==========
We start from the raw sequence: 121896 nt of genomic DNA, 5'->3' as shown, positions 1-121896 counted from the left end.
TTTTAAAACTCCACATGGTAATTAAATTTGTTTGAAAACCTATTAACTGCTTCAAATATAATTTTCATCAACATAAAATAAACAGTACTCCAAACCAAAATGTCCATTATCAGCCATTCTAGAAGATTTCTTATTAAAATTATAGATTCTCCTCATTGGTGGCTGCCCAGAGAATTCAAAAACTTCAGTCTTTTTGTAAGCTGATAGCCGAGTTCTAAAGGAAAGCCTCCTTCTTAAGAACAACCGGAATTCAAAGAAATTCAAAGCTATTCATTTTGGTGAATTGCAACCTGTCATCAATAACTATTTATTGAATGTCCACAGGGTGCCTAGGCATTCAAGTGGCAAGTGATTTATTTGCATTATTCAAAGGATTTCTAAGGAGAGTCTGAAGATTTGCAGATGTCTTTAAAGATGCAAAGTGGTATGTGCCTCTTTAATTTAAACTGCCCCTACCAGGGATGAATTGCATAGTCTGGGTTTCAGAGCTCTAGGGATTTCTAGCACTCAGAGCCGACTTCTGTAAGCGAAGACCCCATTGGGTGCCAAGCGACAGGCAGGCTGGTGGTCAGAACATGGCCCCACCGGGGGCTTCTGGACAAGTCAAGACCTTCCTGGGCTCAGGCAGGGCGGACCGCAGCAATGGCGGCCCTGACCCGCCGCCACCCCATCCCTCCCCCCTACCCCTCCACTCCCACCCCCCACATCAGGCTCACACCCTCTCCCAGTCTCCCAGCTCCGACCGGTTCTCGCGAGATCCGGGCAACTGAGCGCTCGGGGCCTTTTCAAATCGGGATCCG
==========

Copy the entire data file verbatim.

We start from the raw sequence: 121896 nt of genomic DNA, 5'->3' as shown, positions 1-121896 counted from the left end.
TTTTAAAACTCCACATGGTAATTAAATTTGTTTGAAAACCTATTAACTGCTTCAAATATAATTTTCATCAACATAAAATAAACAGTACTCCAAACCAAAATGTCCATTATCAGCCATTCTAGAAGATTTCTTATTAAAATTATAGATTCTCCTCATTGGTGGCTGCCCAGAGAATTCAAAAACTTCAGTCTTTTTGTAAGCTGATAGCCGAGTTCTAAAGGAAAGCCTCCTTCTTAAGAACAACCGGAATTCAAAGAAATTCAAAGCTATTCATTTTGGTGAATTGCAACCTGTCATCAATAACTATTTATTGAATGTCCACAGGGTGCCTAGGCATTCAAGTGGCAAGTGATTTATTTGCATTATTCAAAGGATTTCTAAGGAGAGTCTGAAGATTTGCAGATGTCTTTAAAGATGCAAAGTGGTATGTGCCTCTTTAATTTAAACTGCCCCTACCAGGGATGAATTGCATAGTCTGGGTTTCAGAGCTCTAGGGATTTCTAGCACTCAGAGCCGACTTCTGTAAGCGAAGACCCCATTGGGTGCCAAGCGACAGGCAGGCTGGTGGTCAGAACATGGCCCCACCGGGGGCTTCTGGACAAGTCAAGACCTTCCTGGGCTCAGGCAGGGCGGACCGCAGCAATGGCGGCCCTGACCCGCCGCCACCCCATCCCTCCCCCCTACCCCTCCACTCCCACCCCCCACATCAGGCTCACACCCTCTCCCAGTCTCCCAGCTCCGACCGGTTCTCGCGAGATCCGGGCAACTGAGCGCTCGGGGCCTTTTCAAATCGGGATCCG